The Australian health authority believed it had "anonymised" a data-set of patient histories, but academics were easily able to unscramble it

Originally published at:


Why assume?

Although, I guess the better question is, why take random swipes at unrelated disciplines? Tired of those cocky art historians swaggering around claiming to be L33t h@ck0rz?


They can then be subject to empirical testing, scientific analysis, and open public review

Well, welcome to my life.

1 Like

What’s refreshing is that at least the government pulled the dataset, rather than simply arresting the hackers.


Estonia’s e-republic is trying to solve this kind of problem in interesting ways (both technical and non-technical): via the blockchain they make such databases are distributed, de-centralised and heavily encrypted, which makes it more difficult to unscramble and link datasets as described here; and while they encourage open sharing of data amongst those for whom it would be useful (including medical and financial info) they also have a core policy that data about an individual belongs to that individual and not to whichever institutions collected it.

It’s an experiment, but a fascinating one that’s an alternative to the standard thinking by Western governments and corporations and privacy advocates about personal data:

1 Like

They hid it in the HTML comments of the website?


@doctorow, did you see the The Register link I submitted some time ago?

Talking about the easier route…

This is an interesting story because the researchers found vulnerabilities in the encryption, rather than re-identifying by using metadata, which is generally considered the easiest route to re-identification.

Wait, easier? Erm. They put data online which is “easier” re-individualised?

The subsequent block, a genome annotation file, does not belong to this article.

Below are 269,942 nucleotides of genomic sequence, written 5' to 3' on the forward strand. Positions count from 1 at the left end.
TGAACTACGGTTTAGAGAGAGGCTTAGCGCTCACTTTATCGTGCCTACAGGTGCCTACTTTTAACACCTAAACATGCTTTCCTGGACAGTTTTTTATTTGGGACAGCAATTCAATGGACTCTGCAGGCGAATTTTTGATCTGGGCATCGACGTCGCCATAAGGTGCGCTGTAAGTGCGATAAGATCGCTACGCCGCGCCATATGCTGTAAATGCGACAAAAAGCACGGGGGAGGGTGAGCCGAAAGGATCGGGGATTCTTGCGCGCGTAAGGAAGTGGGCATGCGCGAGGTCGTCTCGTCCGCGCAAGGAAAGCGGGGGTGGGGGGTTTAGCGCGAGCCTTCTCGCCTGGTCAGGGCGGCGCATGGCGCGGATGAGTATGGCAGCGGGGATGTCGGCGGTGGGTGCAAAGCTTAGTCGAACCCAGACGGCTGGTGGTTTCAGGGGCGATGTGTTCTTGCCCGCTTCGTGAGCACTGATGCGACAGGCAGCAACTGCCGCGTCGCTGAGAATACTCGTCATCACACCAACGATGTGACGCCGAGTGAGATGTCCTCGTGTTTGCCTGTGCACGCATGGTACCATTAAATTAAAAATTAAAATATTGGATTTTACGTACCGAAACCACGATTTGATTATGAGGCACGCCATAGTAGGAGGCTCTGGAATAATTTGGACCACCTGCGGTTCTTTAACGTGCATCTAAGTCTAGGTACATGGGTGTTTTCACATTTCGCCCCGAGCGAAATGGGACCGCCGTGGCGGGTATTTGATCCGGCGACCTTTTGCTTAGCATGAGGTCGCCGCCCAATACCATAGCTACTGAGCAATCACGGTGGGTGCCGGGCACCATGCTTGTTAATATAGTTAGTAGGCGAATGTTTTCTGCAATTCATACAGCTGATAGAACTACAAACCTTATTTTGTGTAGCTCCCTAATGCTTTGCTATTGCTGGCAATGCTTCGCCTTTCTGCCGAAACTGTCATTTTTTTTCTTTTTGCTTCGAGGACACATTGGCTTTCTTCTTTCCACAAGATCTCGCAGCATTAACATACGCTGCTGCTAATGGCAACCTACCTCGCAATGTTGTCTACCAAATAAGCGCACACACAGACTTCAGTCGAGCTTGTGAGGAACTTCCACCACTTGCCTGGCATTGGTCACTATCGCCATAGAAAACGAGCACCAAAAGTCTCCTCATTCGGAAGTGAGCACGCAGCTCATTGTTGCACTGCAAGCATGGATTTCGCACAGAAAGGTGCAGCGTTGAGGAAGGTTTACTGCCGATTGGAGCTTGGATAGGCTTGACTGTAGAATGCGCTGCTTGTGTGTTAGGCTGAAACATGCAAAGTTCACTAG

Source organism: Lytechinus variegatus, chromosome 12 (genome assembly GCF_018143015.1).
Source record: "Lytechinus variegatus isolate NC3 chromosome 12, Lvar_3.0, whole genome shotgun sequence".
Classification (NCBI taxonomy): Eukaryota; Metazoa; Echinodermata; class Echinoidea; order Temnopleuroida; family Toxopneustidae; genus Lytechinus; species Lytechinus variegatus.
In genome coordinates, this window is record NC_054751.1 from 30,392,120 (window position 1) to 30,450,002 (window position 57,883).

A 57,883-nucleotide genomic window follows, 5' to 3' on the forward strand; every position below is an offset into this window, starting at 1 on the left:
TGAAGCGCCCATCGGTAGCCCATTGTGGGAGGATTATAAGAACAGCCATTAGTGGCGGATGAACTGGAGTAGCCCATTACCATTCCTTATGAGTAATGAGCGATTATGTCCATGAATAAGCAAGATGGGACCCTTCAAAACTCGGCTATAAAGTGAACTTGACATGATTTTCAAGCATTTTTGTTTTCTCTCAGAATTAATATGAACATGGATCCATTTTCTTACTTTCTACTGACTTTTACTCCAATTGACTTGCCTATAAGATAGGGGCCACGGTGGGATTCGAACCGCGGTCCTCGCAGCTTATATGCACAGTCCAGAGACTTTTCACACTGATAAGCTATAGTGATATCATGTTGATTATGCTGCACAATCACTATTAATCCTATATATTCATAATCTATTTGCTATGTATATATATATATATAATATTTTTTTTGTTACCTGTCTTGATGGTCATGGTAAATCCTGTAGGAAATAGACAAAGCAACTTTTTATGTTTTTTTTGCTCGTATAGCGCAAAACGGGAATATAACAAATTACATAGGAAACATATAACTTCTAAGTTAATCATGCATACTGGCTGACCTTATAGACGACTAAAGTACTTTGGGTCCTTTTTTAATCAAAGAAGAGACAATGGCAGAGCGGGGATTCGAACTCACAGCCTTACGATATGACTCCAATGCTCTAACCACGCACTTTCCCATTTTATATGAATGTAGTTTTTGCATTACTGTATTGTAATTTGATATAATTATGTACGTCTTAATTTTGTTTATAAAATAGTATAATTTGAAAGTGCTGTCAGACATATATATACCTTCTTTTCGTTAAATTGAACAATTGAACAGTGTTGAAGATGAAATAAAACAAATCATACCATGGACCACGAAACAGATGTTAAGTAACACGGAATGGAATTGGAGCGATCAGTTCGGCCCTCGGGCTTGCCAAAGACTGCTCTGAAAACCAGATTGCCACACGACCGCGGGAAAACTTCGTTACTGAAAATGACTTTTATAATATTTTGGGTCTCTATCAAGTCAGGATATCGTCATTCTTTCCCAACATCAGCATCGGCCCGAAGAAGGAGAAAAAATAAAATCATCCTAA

Oh, fuck, they do:

And don’t forget how the Zardoz government reacted last time…

But I think I see why you chose not to link the SQL query re-identification piece. As the researcher said:

“The idea that the government can make open all the data about people is just wrong.”

May I assume you didn’t want to discuss this stance? :wink:

1 Like

I have experience in open data and I find stories like this mind boggling.

Don’t encrypt names, remove the field entirely. If it seems important to have an identifier field, replace the names with numbers - not numbers you derived from the names, just number the first person on the list 1, then 2, then 3. You can’t break that “encryption”. This isn’t a password that you are going to have to check again later. There is no reason to want to go from the open data identified to the field value, and there should be no way to do it.

Deidentification is still hard because of the “linkage attacks” mentioned in the original post. Cryptography shouldn’t even come into it.


Right? The image in the post is only relevant to the article’s content in so far as they both involve computers. I find it a puzzling choice.


1 Like

Reading through I assumed they needed to keep the names there for some reason.

If not, GEEZ, you’re exactly right. Why encrypt them when you could just remove them?

This topic was automatically closed after 5 days. New replies are no longer allowed.